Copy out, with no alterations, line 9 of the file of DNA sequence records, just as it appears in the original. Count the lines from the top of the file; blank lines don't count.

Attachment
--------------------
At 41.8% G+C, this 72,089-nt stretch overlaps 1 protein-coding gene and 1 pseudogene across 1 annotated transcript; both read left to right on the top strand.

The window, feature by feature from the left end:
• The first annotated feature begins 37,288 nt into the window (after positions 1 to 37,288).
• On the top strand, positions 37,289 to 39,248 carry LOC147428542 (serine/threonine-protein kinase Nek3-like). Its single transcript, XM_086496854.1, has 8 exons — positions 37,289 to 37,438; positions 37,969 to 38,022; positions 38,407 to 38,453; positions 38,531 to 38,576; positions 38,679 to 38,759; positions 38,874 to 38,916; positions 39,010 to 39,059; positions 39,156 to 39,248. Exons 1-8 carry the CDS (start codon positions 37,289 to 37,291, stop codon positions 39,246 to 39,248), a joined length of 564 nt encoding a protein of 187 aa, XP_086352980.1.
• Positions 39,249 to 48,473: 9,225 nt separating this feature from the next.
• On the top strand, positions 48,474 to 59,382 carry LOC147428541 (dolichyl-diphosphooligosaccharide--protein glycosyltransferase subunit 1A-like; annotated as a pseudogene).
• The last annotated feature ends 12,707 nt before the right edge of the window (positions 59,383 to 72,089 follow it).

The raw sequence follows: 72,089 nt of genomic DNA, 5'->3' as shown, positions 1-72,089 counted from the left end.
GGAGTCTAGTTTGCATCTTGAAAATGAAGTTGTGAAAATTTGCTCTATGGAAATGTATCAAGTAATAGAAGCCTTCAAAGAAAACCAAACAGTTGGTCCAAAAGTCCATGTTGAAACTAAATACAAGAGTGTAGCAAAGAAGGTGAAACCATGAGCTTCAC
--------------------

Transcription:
GGAGTCTAGTTTGCATCTTGAAAATGAAGTTGTGAAAATTTGCTCTATGGAAATGTATCAAGTAATAGAAGCCTTCAAAGAAAACCAAACAGTTGGTCCAAAAGTCCATGTTGAAACTAAATACAAGAGTGTAGCAAAGAAGGTGAAACCATGAGCTTCAC